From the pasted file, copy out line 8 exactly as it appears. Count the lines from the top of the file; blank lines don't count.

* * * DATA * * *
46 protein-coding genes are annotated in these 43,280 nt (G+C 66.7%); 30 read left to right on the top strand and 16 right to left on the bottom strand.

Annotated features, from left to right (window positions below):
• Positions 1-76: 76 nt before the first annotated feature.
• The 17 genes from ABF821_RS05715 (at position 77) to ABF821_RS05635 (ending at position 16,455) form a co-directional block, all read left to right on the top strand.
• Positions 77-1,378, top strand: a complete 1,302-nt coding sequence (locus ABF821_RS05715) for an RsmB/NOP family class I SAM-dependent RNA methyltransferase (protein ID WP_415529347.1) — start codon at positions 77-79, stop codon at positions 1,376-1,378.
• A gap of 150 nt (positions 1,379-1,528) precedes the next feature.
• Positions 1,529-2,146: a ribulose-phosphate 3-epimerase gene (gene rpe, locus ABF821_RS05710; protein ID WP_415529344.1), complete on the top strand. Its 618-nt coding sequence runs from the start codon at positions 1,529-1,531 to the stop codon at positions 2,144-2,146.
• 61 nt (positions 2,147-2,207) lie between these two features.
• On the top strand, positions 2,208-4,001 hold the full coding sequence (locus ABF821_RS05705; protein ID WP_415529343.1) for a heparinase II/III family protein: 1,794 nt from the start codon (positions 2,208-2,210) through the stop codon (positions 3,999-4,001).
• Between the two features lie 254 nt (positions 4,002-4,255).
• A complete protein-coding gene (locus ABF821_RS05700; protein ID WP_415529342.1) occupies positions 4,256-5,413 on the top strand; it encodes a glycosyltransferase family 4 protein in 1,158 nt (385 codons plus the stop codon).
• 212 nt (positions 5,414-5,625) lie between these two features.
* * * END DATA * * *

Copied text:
• 61 nt (positions 2,147-2,207) lie between these two features.